His speedy tempos and vibratoless textures made detractors of conductors ranging from Daniel Barenboim to Michael Tilson Thomas. Obviously, the skeptics hadn't taken the measure of Gardiner's fierce personality or what he was really after with period instruments.
"I grew up with the recordings of Toscanini and adored them," he said. "They were maybe too hard-driven some of the time, but I loved the sense that the music is contemporary, that it's for our time, not deified and reverential."
Now, even the lush Philadelphia Orchestra occasionally, and convincingly, visits that side of performing tradition at the hands of such guest conductors such as Roger Norrington and Nicholas McGegan. And though Gardiner has conducted some of the big-five U.S. orchestras (Boston, New York, Chicago) and held chief-conductor positions in Germany and France, he sticks close to the ensembles he founded: the Monteverdi Choir, English Baroque Soloists, and its enlarged version, the Orchestre Révolutionnaire et Romantique, which will play an all-Beethoven program Tuesday at the Kimmel Center.
It's an interesting time for him to return to Beethoven. If there's a sign of the times, it's the new Beethoven symphony recordings by Riccardo Chailly and the venerable Leipzig Gewandhaus Orchestra - fast, lean, and, not coincidentally, Gardiner-esque.
"Conductors aren't always very nice to each other, but Chailly has always been very supportive and complimentary," says Gardiner. "He's managed to turn quite a professorial German orchestra - they're all called professors, you know - into a very lithe, very athletic, very spirited band. I don't agree with everything ... but there are many things I do agree with."
No doubt that's partly because Gardiner's own Beethoven interpretations are less extreme these days. Tempos are more yielding; in his words, "There's less of a 'desperado' quality. . . . In the 1990s, we were working so hard to pin the butterfly to the wall."
And after much mutual skepticism, Gardiner agreed to a series of Beethoven concerts with the modern-instrument London Symphony Orchestra in recent years, achieving "a really interesting synthesis of period-instrument performance and the technical assurance of a modern orchestra."
So the battle is won? Says Gardiner, "It's never won."
Part of that is the continuing challenge of making period instruments work. As recently as a few years ago, he brought his orchestra to Carnegie Hall for Haydn's The Seasons - not without mishaps. And underneath the instrumental matters, there's Gardiner's tireless revisionism, often questioning if the notes that have come down to us are what the composer really wanted: In Debussy's Pelleas et Melisande, he uses the opera's original between-scenes orchestral interludes before they were expanded to accommodate set changes.
He also tried to determine what sort of air the composer was breathing. Gardiner juxtaposes Brahms' symphonies with choral works that show how the composer's ear for voices translated into his orchestrations. Gardiner discovered that Beethoven all but quoted music of the French Revolution by now-forgotten names such as Méhul and Gossec. It's more than detective work: He sees these influences as allowing Beethoven to turn the symphony from a medium of entertainment to "a wordless epic."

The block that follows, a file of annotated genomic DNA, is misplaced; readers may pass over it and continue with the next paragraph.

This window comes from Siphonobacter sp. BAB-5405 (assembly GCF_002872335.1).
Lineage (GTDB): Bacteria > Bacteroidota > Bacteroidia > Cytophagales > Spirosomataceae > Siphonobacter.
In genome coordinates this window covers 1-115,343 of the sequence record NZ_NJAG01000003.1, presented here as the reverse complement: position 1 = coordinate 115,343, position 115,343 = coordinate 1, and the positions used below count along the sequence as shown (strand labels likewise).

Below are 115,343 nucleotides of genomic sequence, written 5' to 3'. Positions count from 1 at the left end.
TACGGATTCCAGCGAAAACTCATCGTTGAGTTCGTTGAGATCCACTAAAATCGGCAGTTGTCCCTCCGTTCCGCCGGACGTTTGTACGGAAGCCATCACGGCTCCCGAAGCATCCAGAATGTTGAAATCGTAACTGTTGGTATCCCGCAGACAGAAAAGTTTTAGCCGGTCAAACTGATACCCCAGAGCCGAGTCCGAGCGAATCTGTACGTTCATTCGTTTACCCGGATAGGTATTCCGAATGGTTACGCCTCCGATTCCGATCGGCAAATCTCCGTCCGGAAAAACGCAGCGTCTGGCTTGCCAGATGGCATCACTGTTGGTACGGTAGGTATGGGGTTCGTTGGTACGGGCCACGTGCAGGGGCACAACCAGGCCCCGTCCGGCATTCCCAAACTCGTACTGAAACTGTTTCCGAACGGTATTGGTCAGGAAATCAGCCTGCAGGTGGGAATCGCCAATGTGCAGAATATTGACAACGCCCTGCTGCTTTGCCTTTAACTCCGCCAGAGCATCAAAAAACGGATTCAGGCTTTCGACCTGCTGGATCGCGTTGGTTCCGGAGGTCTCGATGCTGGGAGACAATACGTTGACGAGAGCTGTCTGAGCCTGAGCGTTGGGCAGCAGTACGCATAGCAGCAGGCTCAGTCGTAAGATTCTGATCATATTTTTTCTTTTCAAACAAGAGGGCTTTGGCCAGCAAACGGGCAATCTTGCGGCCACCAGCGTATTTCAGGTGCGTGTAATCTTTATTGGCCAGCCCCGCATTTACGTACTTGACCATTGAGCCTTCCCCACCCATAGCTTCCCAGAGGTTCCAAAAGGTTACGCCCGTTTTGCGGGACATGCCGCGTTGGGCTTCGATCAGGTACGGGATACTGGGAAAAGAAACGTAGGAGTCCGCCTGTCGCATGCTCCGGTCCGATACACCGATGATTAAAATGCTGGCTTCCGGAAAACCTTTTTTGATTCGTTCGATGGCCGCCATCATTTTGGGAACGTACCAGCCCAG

Such research no doubt is possible because Gardiner has rarely been tied to the weekly subscription treadmill of traditional symphonic concerts. Starting with the Monteverdi Vespers of 1610 that he conducted while still a student at Cambridge, he has made a roughly chronological march through the repertoire, often with specific periods devoted to specific composers. He contracts singers and instrumentalists according to what any given project demands, from his period-instrument production of Berlioz's Les Troyens to his Bach cantata pilgrimage, in which he, his Monteverdi Choir, and the English Baroque Soloists performed all of Bach's cantatas around the world to celebrate the turn of the millennium.
From that came another turning point. When Deutsche Grammophon pulled the plug on recording the Bach cantatas, he formed his own label, Soli Deo Gloria, to record his own ensembles. The discs are full of unexpected Gardiner touches. (Rather than using cover illustrations of Bach or his performing forces, Gardiner has portraits of Afghan and Pakistani refugees by award-winning Philadelphia-born photojournalist Steve McCurry.)
Gardiner grew up in a family with generations of successful farming in Dorset, where he was born. He can afford to be an individualist. And to speak his mind. You don't hear him bowing down to the great musical institutions of the world. He had mixed response to guest-conducting gigs in Boston and New York.
One conventional ensemble he loves is the Czech Philharmonic Orchestra, but he praises it at the expense of others: "They have a raw sound for Czech music, and they play with huge heart - the opposite of Vienna, which has a wonderful, natural, melodic gift and charm, but the sound is like cream. It's frothy." Is it any wonder he has a reputation for being tough, even thorny?
Well, you never know. Philadelphia soprano Julianne Baird worked with Gardiner early on and had nothing good to say about the experience. But more recently, mezzo-soprano Susan Graham sang Les Troyens with Gardiner and described him as "an angel." Has he changed?
"I think I'm more sinned against than sinning," he says. "People love to pin labels and reputations on you, for being difficult or temperamental. I might've been a little bit like that in the past. . . ."
And now? What next?
Another project with his Monteverdi Choir. "I have to go back to my roots all the time. The old pilgrimage route from Canterbury to Rome . . . we're going to sing it back into existence with a cappella music from the 14th and 15th century. Just singers and a tuning fork."
Contact music critic David Patrick Stearns at firstname.lastname@example.org.